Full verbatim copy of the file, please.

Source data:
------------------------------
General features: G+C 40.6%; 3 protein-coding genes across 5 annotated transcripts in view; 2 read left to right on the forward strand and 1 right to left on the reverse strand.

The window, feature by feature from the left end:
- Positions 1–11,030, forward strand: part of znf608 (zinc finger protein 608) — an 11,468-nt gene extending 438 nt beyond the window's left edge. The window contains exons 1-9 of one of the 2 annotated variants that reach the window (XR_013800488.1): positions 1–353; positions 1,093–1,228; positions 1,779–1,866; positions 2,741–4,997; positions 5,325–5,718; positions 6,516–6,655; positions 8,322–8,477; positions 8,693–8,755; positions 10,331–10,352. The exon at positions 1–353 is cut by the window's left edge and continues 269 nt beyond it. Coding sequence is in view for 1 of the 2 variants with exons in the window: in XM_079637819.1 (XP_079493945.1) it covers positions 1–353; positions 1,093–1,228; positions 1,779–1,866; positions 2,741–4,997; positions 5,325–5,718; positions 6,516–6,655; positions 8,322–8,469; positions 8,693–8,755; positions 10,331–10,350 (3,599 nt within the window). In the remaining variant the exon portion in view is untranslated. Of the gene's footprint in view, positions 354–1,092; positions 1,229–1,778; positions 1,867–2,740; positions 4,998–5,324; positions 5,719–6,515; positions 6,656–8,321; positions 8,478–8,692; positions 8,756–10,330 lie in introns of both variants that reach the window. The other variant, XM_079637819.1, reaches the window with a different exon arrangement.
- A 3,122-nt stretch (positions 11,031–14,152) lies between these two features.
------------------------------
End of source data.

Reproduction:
General features: G+C 40.6%; 3 protein-coding genes across 5 annotated transcripts in view; 2 read left to right on the forward strand and 1 right to left on the reverse strand.

The window, feature by feature from the left end:
- Positions 1–11,030, forward strand: part of znf608 (zinc finger protein 608) — an 11,468-nt gene extending 438 nt beyond the window's left edge. The window contains exons 1-9 of one of the 2 annotated variants that reach the window (XR_013800488.1): positions 1–353; positions 1,093–1,228; positions 1,779–1,866; positions 2,741–4,997; positions 5,325–5,718; positions 6,516–6,655; positions 8,322–8,477; positions 8,693–8,755; positions 10,331–10,352. The exon at positions 1–353 is cut by the window's left edge and continues 269 nt beyond it. Coding sequence is in view for 1 of the 2 variants with exons in the window: in XM_079637819.1 (XP_079493945.1) it covers positions 1–353; positions 1,093–1,228; positions 1,779–1,866; positions 2,741–4,997; positions 5,325–5,718; positions 6,516–6,655; positions 8,322–8,469; positions 8,693–8,755; positions 10,331–10,350 (3,599 nt within the window). In the remaining variant the exon portion in view is untranslated. Of the gene's footprint in view, positions 354–1,092; positions 1,229–1,778; positions 1,867–2,740; positions 4,998–5,324; positions 5,719–6,515; positions 6,656–8,321; positions 8,478–8,692; positions 8,756–10,330 lie in introns of both variants that reach the window. The other variant, XM_079637819.1, reaches the window with a different exon arrangement.
- A 3,122-nt stretch (positions 11,031–14,152) lies between these two features.